What awaits in Windows 8.1 — a Preview tour

Woody Leonhard

Last week, Microsoft released the beta bits for the next version of Windows — the first .1 Windows update in decades.

Win8 fans will surely update to Version 8.1 when it’s released in the fall, but even old-school Windows users will find some surprisingly good enhancements.

That said, Windows 8.1 isn’t going to change many minds about Microsoft’s new direction for its OS. You won’t see Microsoft’s servers crashing as millions download the final release; you won’t see lines of new PC buyers waiting for Costco to open. To put it succinctly, in my (always-in-question) humble opinion, Windows 8.1 simply sucks less.

A warning: As has been widely reported, Microsoft made it difficult to upgrade from Windows 8.1 Preview to the final-release version. If you’re going to try the Preview (more info), do so on a spare system or in a virtual machine. (There’s more on this in the last section of this article.)

Microsoft’s priorities vs. users’ priorities

The tile environment that is Metro — as everyone outside Microsoft still calls it — got the lion’s share of love in Windows 8.1. Tiles now come in more sizes and do more; there are additional colors and backgrounds for the Start screen — some animated! — and it’s easier to move and group tiles.

But that’s not what you really wanted to hear about first. Right?

Here are the Desktop changes that might actually make a difference to you, the Windows cognoscenti:

For those who prefer the traditional desktop (which, I assume, is 99 percent of Win8 users), the improvements to Windows 8.1 are few and far between. But they are useful, particularly if you want to stay out of tinker-tile hell.

The sham Start button: Man, it bugs me when tech writers and Windows 8 fanboys claim that Win8.1’s new Start button is like what we’re used to in XP/Vista/Win7. It’s not even close. Microsoft put an icon on the far-left side of the taskbar (see Figure 1) that looks like the modern Windows logo. But when you click or tap it, you don’t get Win7’s start menu; as with Windows 8, you’re immediately flipped over to the Metro Start screen.

That’s the default action. Win8.1 also lets you use the Start button to open the new Apps view. (Find more on Apps view below, in “Changes to the Metro side of Windows.”) And if you right-click or tap-and-hold the Start button, you get the Win-X power-user menu, shown in Figure 1. The new Win-X menu is nearly identical to the old one — except for one important new option: Shut down. (Your Win-X menu might also have the Windows PowerShell in place of the Command Prompt. More on that below.)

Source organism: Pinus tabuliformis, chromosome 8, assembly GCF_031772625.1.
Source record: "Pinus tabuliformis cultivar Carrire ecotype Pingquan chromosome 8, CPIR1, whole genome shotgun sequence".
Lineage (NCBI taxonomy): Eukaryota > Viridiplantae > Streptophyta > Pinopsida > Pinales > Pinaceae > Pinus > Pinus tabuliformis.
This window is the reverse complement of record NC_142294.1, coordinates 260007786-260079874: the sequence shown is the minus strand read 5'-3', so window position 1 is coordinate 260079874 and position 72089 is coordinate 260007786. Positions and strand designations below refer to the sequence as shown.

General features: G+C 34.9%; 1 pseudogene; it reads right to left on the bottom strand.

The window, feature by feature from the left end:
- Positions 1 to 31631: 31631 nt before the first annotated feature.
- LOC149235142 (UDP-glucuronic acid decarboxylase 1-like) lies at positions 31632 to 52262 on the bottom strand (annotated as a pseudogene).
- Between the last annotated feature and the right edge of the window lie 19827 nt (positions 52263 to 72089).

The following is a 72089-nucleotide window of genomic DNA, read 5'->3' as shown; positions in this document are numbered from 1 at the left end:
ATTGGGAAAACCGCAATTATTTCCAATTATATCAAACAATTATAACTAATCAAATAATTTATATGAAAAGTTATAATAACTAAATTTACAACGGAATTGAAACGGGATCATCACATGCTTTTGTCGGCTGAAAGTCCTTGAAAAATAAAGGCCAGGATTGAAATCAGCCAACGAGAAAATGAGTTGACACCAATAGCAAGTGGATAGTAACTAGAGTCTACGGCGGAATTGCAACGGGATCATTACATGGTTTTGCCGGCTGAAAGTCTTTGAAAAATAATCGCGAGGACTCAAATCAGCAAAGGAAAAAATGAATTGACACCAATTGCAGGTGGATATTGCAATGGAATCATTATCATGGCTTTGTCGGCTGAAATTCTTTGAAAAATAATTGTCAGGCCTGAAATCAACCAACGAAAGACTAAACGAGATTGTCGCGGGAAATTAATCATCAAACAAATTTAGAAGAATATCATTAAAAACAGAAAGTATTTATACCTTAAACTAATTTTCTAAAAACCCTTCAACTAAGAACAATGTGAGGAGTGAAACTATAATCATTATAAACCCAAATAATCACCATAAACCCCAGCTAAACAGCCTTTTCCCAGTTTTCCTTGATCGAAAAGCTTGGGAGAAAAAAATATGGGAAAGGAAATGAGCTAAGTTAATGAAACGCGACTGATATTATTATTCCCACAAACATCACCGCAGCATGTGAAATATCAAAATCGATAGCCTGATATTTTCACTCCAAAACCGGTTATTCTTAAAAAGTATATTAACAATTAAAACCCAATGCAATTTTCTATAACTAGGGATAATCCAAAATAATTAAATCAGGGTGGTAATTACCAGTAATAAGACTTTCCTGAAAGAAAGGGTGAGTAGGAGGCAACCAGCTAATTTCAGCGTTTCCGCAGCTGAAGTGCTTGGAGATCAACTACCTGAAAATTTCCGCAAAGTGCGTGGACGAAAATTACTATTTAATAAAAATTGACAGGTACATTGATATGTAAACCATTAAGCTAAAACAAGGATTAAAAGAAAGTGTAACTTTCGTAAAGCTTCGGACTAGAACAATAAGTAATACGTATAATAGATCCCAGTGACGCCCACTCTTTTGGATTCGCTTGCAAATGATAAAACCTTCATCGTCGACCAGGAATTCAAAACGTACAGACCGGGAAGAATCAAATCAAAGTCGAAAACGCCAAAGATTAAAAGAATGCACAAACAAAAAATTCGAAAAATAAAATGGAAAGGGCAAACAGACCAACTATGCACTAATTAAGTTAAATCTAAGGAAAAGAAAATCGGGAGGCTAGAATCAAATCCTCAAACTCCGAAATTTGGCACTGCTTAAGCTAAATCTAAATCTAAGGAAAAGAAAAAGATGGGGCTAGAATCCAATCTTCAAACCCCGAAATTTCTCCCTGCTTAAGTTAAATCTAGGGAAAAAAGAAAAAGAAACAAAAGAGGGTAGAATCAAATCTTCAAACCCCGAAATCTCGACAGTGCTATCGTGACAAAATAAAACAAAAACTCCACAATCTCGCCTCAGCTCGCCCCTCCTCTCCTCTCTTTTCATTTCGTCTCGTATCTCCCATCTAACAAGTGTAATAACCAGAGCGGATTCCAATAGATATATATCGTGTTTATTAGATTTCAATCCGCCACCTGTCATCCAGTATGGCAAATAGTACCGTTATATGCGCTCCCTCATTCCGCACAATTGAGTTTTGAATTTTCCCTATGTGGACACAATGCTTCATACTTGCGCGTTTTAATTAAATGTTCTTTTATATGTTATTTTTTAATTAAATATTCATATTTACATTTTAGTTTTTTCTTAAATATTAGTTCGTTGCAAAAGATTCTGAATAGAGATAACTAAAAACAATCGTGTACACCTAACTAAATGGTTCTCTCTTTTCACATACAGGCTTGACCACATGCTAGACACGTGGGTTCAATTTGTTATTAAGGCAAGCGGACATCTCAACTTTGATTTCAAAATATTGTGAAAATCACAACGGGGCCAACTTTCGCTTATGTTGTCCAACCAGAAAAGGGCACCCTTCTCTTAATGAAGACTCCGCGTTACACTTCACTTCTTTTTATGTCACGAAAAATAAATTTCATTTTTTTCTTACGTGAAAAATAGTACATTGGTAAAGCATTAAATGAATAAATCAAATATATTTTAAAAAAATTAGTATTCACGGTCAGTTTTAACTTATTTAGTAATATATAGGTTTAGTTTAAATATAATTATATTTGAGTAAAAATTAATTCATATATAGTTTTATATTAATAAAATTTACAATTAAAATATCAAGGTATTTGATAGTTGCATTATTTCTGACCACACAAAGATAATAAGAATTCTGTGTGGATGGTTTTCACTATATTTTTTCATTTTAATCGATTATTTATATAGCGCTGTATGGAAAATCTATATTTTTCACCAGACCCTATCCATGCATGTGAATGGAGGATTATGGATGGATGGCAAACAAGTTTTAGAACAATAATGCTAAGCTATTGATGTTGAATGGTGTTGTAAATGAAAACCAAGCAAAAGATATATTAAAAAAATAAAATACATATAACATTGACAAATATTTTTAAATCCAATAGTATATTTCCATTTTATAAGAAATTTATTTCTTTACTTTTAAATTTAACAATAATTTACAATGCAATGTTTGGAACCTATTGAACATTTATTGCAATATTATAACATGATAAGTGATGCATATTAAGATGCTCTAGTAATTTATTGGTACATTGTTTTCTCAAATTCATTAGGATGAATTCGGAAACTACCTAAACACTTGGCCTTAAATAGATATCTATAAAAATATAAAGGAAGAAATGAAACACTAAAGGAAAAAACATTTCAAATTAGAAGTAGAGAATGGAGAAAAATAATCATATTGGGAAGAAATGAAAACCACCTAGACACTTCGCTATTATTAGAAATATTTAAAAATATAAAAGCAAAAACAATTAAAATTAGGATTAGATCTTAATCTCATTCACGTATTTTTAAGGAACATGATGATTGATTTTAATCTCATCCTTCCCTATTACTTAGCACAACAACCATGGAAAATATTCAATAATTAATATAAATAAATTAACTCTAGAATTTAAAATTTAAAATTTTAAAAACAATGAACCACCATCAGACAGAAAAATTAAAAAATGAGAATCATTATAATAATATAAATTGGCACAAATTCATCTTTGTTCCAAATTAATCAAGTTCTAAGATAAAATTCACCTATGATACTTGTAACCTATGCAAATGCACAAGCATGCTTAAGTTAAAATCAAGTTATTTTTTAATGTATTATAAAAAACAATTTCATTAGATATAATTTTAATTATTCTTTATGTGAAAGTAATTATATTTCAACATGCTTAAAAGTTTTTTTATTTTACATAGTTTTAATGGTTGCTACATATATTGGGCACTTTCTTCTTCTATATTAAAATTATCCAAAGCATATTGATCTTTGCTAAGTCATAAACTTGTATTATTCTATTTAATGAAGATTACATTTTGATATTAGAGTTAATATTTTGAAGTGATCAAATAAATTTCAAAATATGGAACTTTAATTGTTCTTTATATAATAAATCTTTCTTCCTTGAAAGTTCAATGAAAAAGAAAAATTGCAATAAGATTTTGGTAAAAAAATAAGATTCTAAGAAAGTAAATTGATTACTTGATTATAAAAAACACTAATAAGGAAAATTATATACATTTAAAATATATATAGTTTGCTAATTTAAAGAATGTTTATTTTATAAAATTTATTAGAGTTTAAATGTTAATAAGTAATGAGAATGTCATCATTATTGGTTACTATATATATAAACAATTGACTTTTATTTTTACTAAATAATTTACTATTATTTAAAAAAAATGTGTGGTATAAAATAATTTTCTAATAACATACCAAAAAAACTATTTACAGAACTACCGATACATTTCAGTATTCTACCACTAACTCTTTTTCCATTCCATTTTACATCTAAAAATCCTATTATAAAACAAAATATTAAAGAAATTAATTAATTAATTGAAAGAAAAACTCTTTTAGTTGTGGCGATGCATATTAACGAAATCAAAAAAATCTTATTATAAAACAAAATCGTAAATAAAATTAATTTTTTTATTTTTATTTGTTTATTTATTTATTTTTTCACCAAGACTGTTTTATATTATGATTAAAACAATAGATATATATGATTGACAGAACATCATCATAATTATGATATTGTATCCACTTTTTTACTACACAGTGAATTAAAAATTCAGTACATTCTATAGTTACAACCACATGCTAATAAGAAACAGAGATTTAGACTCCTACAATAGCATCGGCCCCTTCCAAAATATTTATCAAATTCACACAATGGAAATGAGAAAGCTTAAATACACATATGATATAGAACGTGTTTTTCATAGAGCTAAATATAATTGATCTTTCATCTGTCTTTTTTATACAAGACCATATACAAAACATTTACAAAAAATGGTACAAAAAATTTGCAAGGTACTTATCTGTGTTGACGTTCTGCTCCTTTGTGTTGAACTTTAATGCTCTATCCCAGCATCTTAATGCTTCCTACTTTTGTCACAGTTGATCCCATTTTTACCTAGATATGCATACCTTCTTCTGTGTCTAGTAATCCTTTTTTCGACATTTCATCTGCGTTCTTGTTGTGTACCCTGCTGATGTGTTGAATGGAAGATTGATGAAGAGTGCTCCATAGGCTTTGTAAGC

Win-X menu

Figure 1. Win8.1's new Start button can launch the Win-X power-user menu, which now includes a shutdown option.

Right-click Shut down, and you can choose Shut down, Hibernate (on laptops), and Restart. For traditional Windows desktop users, this addition might be the most valuable Win8.1 enhancement of all.

Making Windows navigation more desktop-friendly: This is easily my favorite change: a properties box that helps old-school Windows users avoid Metro altogether. To open the dialog box, right-click any empty spot on the taskbar and choose Properties; then select the Navigation tab (see Figure 2).

New navigation options

Figure 2. Win8.1's navigation properties let you bypass the Start screen.

I suggest you start by unchecking all the boxes at the top of the navigation properties box. That’ll keep you from accidentally triggering the Charms bar when your mouse goes too far into the upper-right corner of the screen. It’ll also keep you safe from the Recent apps drop-down when you stray into the upper-left corner. As for the third navigation option, I don’t know why anybody would forsake the Command Prompt for Windows PowerShell. There’s plenty of room on the Win-X menu; why make us choose? Crazy.

In the bottom half of the dialog box, check Go to the desktop instead of Start when I sign in. Check the second box to show the Desktop wallpaper (background) as the Metro Start screen background. (According to Microsoft, it makes the round trip from Metro to desktop and back less jarring.)

If you have dual monitors, you can also have Windows display the Start screen on the primary display when you hit the Windows key. Check the Show the Apps view automatically when I go to Start option if you want to bypass the Metro Start screen. I unchecked the next box: Search everywhere instead of just my apps when I search from the Apps view. When I use the search box in App view, I’m looking only for apps. Finally, I find it useful to have my desktop apps front and center in Metro land.

Changes to the Metro side of Windows

If and when you work with the Metro side, Windows 8.1 will make life a bit easier with the following changes:

The new All Apps view: To find an app in Win8’s Metro side, you have to wade through tiles on the Start screen, open the All Apps view (see Figure 3), or use the Search charm. If you have a lot of apps installed, it might take a while to find what you’re looking for.

Windows 8 All Apps

Figure 3. A partial view of Windows 8's list of installed apps. There's no easy way to organize the list.

Windows 8.1 lets you bring some order to the Apps view. Microsoft thinks this arrangement works better than Win7’s and earlier Start menus. I wouldn’t go that far, but it is an improvement. Two options stand out: you can sort by Most Frequently Used, or you can sort by category (see Figure 4). In the Win8.1 Preview, these categories are word-for-word duplicates of those found in the Win7 Start menu. For example, Microsoft Office 2013 is a category, as is Windows Accessories.

Win8.1 App view

Figure 4. Win8.1's Apps list can be organized by category — somewhat like Win7's Start menu.

Windows 8.1 also lets you set the new Apps view as the default screen, in place of the tiled interface.